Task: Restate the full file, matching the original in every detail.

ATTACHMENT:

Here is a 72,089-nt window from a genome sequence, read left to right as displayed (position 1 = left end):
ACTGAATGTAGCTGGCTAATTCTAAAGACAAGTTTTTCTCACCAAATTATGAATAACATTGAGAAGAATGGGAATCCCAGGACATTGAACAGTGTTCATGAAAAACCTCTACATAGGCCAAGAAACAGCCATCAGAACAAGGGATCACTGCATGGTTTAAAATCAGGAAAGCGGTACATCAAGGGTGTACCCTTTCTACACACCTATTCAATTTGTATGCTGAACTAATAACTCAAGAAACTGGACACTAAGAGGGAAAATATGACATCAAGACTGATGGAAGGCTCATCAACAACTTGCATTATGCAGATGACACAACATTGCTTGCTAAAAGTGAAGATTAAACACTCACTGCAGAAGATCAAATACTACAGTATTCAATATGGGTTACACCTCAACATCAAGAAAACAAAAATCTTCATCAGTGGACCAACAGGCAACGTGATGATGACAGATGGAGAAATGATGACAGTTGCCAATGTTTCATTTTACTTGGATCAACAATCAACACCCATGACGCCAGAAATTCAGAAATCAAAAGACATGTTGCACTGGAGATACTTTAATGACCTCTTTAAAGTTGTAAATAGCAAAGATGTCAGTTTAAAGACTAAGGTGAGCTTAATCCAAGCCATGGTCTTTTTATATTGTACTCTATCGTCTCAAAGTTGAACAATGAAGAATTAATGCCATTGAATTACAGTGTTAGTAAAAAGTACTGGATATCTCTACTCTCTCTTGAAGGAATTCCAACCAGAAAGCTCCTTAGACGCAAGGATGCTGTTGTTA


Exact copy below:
Here is a 72,089-nt window from a genome sequence, read left to right as displayed (position 1 = left end):
ACTGAATGTAGCTGGCTAATTCTAAAGACAAGTTTTTCTCACCAAATTATGAATAACATTGAGAAGAATGGGAATCCCAGGACATTGAACAGTGTTCATGAAAAACCTCTACATAGGCCAAGAAACAGCCATCAGAACAAGGGATCACTGCATGGTTTAAAATCAGGAAAGCGGTACATCAAGGGTGTACCCTTTCTACACACCTATTCAATTTGTATGCTGAACTAATAACTCAAGAAACTGGACACTAAGAGGGAAAATATGACATCAAGACTGATGGAAGGCTCATCAACAACTTGCATTATGCAGATGACACAACATTGCTTGCTAAAAGTGAAGATTAAACACTCACTGCAGAAGATCAAATACTACAGTATTCAATATGGGTTACACCTCAACATCAAGAAAACAAAAATCTTCATCAGTGGACCAACAGGCAACGTGATGATGACAGATGGAGAAATGATGACAGTTGCCAATGTTTCATTTTACTTGGATCAACAATCAACACCCATGACGCCAGAAATTCAGAAATCAAAAGACATGTTGCACTGGAGATACTTTAATGACCTCTTTAAAGTTGTAAATAGCAAAGATGTCAGTTTAAAGACTAAGGTGAGCTTAATCCAAGCCATGGTCTTTTTATATTGTACTCTATCGTCTCAAAGTTGAACAATGAAGAATTAATGCCATTGAATTACAGTGTTAGTAAAAAGTACTGGATATCTCTACTCTCTCTTGAAGGAATTCCAACCAGAAAGCTCCTTAGACGCAAGGATGCTGTTGTTA